Second – thanks for the blog and thoughts…it is interesting. As a mother, I have found a huge hole post HSC with my eldest (20) still wandering around the forest trying to find his way, my second (19) finding University learning so very different and my third (17) looking at the HSC tunnel with fear but with resignation – so it is also something I’ve been considering as a parent.
This week I was fortunate to be at EduTech and saw a presentation from Viv White CEO of Big Picture (http://www.bigpicture.org.au/). At first look this program appears for those from SES positions of challenge, however when I reflected, it is something that should be there for all our Ss – we have many square pegs in all schools who are just going through the motions as there is little alternative…I wonder if there is something here to work on?
Best of luck – keep the blogs coming 🙂
Thanks for commenting and thanks for sharing the link to big picture. The conference in August looks enticing. Here is another article which leads to more questions about the ATAR. http://www.dailytelegraph.com.au/news/nsw/university-places-still-mainly-filled-by-betteroff-students-despite-uncapping/news-story/3869e89fed4c45a0f0016c667bfcf1f9
Thanks for the post Greg. It was interesting several months ago when one VC (I think of Deakin Uni?) announced that the ATAR was no longer a valid indication of students’ capabilities in terms of achievement at university. Not one other VC or leading academic publicly refuted the idea.
If universities no longer value the ATAR, what future does it have?
If the trends for having more students sit the HSC in NSW is for them to gain an ATAR to get into uni, what future does the HSC have?
If the HSC is no longer as important as a means to gain entry into university or other study, how might that affect all other curriculum? The HSC – let’s face it – is based on the premise that all students will move as a cohort to undertake those high pressure and content heavy subjects in Year 11 and 12.
I wonder from where the disruption will come:
– from students who stop seeing (some) schools as relevant
– from universities who stop seeing tools like the ATAR and even the HSC as relevant
– from policy makers who see opportunities to differentiate pathways into further study (this is already happening of course – think accelerated subjects and Pathways – we just don’t talk about it much)
– from parents and the wider community who see the changes happening to industries and work and want a different experience for their children
– from researchers who at times struggle to predict what might happen because all the evidence comes from decades that are no longer comparable to today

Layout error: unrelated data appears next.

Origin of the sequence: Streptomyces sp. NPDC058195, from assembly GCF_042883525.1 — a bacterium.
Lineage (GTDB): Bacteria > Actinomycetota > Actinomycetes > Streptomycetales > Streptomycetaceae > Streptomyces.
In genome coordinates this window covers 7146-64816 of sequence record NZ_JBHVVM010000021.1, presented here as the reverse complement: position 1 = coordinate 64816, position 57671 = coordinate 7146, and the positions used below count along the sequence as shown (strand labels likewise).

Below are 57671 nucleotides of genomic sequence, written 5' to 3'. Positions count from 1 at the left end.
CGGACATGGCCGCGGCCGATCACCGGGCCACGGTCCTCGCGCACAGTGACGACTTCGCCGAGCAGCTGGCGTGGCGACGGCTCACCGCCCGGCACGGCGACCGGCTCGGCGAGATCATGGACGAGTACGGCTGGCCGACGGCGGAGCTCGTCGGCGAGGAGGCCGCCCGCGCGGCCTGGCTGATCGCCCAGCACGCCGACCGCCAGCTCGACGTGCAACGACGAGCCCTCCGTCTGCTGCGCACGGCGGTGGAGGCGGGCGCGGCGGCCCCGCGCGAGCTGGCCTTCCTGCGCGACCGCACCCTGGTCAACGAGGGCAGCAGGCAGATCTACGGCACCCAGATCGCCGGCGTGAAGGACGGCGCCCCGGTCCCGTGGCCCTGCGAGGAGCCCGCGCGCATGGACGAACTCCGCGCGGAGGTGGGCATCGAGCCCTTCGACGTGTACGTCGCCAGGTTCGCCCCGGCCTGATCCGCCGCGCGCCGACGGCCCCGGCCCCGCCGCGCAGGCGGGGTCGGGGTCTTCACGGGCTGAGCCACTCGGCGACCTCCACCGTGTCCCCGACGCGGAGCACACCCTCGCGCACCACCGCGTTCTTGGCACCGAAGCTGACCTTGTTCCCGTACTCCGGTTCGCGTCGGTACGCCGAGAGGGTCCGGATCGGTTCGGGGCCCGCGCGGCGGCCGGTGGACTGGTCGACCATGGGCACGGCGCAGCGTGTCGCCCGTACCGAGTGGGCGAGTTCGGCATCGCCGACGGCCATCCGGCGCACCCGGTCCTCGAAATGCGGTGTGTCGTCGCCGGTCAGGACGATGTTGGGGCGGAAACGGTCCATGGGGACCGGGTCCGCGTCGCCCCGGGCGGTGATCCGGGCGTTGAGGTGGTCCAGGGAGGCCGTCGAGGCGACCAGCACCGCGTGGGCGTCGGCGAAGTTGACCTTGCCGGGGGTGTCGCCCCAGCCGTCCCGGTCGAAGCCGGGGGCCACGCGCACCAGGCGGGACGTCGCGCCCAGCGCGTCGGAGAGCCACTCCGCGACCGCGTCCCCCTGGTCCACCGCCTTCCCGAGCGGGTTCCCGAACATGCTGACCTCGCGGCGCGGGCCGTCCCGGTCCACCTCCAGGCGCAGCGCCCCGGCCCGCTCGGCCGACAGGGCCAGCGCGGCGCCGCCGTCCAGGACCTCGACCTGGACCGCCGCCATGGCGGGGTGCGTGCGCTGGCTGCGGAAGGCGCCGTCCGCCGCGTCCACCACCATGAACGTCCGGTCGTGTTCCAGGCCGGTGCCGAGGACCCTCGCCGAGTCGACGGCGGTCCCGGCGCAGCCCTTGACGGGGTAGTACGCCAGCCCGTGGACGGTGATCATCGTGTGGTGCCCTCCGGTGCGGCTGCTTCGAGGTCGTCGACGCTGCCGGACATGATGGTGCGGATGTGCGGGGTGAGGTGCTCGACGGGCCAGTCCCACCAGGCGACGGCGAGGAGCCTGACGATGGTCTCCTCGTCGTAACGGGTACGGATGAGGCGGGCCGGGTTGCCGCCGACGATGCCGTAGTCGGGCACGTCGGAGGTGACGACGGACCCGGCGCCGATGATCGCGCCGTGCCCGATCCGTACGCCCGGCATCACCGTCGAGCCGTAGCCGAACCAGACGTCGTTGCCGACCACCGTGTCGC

Interesting times! Thanks again for writing and best of luck in the new role.
As someone currently 2200 words deep into a 3000 word essay, I fully agree that learning is about experience not essays. I’d love to talk more about it Greg, but this essay is keeping me off the golf course, so I’ve got to sit here and regurgitate other peoples ideas and words so that I can get that useless piece of paper from my University!! Can you think about knocking on their door to make some changes as well???!!
An interesting post indeed.
With a lot of my teacher colleagues in the midst of post grad studies we often engage in meaningful, thought provoking conversation about whatever task it is that they have looming in front of them at the time. The conversation is rich and inspiring… and then they go away and ‘write’ it. So here is my point… converse rather than write. Imagine an ‘assessment’ where students could choose a topic, do some research and pre-reading, and then sit in groups of three or more and engage in conversation about their topic.
When our young adults apply for jobs surely the interview gives more insight than anything written on a piece of paper, including a school report. Just as a written reference has become obsolete so too have written tasks lost their purpose or meaningfulness as an indicator of ability.
We encourage our Year 7 students to ‘show’, not ‘tell’. Surely this mantra is relevant all the way through?
An interesting and timely post indeed!
Many of my teacher colleagues are in the midst of post-grad studies and we often engage in deep reflective conversation around whatever task it is that they are focused on – then they go away and write it up to submit. But for those of us who are not studying but have been part of that conversation there has also been a learning…
Imagine if we allowed students to choose a topic/study, do some research and reading, then sit down with three or four other students and just engage in conversation around this topic as their ‘assessment’. Imagine the rich learning that would happen?
When we eventually join the workforce we make a meaningful contribution through seeing, observing, reflection and the sharing of ideas, no matter the industry. Where is it that we are required to regurgitate old ideas in a particular written form to progress at work?
We encourage our Year 7 students to ‘show’ not ‘tell’ – surely this is also relevant for our school leavers, the next generation? Show us what you know, show us what you can do, show us, and let us learn alongside of you.
Interesting article Greg. I find the stats about digital literacy especially interesting when we have some educators thinking the way to help students learn is to get rid of technology (one wonders what world they think they are preparing students for??)
The ATAR has become a game and needs to be reassessed as a tool to predict student’s success at university. It will be interesting to see how BOSTES approaches assessment changes over the next few years.